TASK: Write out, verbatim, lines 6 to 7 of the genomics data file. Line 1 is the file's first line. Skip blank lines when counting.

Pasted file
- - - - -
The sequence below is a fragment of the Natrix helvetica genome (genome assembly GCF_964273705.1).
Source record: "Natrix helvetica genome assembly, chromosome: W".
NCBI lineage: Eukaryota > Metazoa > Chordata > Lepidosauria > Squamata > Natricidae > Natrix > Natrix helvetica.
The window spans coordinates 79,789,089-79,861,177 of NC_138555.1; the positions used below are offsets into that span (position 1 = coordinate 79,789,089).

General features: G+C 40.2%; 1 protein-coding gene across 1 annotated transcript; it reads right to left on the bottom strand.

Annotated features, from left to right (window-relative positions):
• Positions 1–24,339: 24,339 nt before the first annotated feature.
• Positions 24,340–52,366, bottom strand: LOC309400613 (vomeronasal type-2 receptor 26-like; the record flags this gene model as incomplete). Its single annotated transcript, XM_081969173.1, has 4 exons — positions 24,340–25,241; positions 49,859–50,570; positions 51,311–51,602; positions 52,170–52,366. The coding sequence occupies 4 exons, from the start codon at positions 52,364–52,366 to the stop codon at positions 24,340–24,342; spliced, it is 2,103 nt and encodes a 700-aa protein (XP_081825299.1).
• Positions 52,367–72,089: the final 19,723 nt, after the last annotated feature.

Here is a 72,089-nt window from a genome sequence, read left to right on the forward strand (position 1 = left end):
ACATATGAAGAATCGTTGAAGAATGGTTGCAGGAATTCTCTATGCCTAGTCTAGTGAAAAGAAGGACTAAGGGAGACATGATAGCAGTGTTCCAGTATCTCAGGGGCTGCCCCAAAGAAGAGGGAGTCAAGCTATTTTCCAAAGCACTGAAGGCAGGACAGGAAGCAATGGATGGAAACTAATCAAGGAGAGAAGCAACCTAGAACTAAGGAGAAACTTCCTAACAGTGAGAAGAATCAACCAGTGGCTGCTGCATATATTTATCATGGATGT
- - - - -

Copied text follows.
Annotated features, from left to right (window-relative positions):
• Positions 1–24,339: 24,339 nt before the first annotated feature.